When we speak of “body language,” we mean the non-verbal signals sent by gesture, facial expression and body movement.
But there’s a different kind of body language. English teems with terms incorporating body parts and functions — many depicting weakness, disability, and shortcomings.
Political correctness advocates protest that much of this usage debases those suffering real disability. But if some day we scrap such expressions as turn a blind eye, blind-sided, blind trust, blind alley or blind as a bat, English will be the poorer.
Each of the above terms refers to the inability to see. Similar references to hearing have also invaded English.
Every mother has turned a deaf ear to Jimmy’s demand for cookies just before supper. And who among us has never heard of a deafening silence or had some plea fall on deaf ears?
Another of the five senses, speech, has also entered everyday vernacular. We say Leona is speechless with surprise or tongue-tied or dumbstruck. Media report that a murder suspect has dummied up. In naval jargon, a dummy run is a trial or practice run — not for real. As well, department store dummies aren’t real people. Neither is a dumb waiter.
Nevertheless, political correctness proponents do have a point. Dumb is often used disparagingly — even as an insult. We speak of a dumb bunny, dumb Dora, dummox (dumb ox).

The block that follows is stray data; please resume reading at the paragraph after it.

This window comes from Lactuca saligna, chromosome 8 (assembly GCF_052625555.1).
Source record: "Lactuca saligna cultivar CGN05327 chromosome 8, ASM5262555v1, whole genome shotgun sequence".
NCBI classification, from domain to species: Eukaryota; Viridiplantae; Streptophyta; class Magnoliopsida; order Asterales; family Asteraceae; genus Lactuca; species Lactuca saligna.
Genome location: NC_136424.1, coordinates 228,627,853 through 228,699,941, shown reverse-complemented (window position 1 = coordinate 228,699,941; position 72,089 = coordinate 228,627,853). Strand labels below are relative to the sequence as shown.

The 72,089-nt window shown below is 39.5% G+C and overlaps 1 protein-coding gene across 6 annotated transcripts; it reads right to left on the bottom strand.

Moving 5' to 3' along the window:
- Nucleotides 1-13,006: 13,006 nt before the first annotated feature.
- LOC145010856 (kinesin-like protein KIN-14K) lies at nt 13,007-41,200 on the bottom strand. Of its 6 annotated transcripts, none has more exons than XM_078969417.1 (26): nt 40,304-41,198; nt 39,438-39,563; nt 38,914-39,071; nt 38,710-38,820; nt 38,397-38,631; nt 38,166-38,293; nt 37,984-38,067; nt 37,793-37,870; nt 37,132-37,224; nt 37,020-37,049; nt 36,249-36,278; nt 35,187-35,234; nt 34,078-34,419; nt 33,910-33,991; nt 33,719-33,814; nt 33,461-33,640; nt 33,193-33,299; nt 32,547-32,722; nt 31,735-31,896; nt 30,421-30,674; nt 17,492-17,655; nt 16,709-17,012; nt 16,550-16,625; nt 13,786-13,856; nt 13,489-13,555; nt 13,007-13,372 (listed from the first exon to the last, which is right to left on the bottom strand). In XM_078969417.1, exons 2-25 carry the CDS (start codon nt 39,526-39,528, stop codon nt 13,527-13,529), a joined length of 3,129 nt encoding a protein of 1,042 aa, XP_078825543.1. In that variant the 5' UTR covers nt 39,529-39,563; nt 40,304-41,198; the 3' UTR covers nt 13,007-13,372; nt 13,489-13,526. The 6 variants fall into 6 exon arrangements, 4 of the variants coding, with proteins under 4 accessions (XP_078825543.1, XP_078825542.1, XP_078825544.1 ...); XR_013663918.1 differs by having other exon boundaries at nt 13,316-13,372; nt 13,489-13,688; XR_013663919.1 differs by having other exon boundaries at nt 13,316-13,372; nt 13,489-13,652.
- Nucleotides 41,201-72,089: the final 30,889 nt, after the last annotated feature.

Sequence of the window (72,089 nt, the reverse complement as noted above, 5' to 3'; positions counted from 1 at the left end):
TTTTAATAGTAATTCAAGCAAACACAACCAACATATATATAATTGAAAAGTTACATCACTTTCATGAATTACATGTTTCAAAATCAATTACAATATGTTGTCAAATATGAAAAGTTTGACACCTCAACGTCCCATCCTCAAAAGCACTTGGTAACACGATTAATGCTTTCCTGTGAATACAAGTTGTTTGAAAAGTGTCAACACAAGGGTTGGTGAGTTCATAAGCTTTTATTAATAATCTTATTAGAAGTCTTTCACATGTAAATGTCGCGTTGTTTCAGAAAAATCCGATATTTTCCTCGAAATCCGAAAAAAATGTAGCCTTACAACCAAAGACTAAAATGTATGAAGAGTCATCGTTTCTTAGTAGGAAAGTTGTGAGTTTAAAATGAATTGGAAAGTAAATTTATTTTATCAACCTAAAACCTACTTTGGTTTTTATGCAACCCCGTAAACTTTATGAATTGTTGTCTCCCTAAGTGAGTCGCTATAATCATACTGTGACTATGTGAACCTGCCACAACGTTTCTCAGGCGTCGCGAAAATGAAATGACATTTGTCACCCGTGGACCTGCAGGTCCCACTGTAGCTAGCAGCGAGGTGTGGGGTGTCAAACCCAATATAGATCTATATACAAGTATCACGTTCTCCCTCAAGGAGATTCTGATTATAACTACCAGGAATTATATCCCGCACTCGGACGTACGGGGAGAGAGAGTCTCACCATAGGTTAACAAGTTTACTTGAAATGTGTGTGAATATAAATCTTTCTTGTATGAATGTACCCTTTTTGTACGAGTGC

Paralysis is another example of physical language. Media report: “The economy suffers from creeping paralysis.” We read of a camper who became paralyzed with fear upon encountering a grizzly bear.
Someone not paralyzed might still suffer mobility problems, so lameness also pervades colloquial English. Jean-Luc's teacher might say his excuse for neglecting his homework is lame. A lame-brain is a fool. A lame duck is a defeated politician, especially a U.S. president, forced to remain in office until his successor is sworn in. A lame scene is a boring event.
Ben limps into old age. People offer limp excuses. A limp candidate is inadequate and weak. A plane with engine failure limps in for a landing.
Cripple is also found in everyday speech. So, someone endures a crippling financial loss. A weak leader is crippled by indecision. It's even possible to cripple the imagination. Recent news tells of the crippled economy of Greece and Spain.
The body's primary organ, the heart, has inspired many expressions. If Louisa is heart-broken, her spirits are low. Consequently, Louisa’s heart isn’t in her work and she performs in a half-hearted manner. But, remember, she’s heartsick. Don’t treat her heartlessly.
Instead, urge her to take heart. And give her a hearty pat on the back. That should cheer her heart.
We label cowards, spineless and call irresolute people weak-kneed. If Boris is lily-livered, he’s timid, perhaps even cowardly. Maybe he has also been told he’s a gutless wonder or that he lacks backbone. No wonder he’s spleenful.
English would be incredibly poorer if we ever gutted its vocabulary of all these expressions — this body language. So put your best foot forward and resist pressure to do so.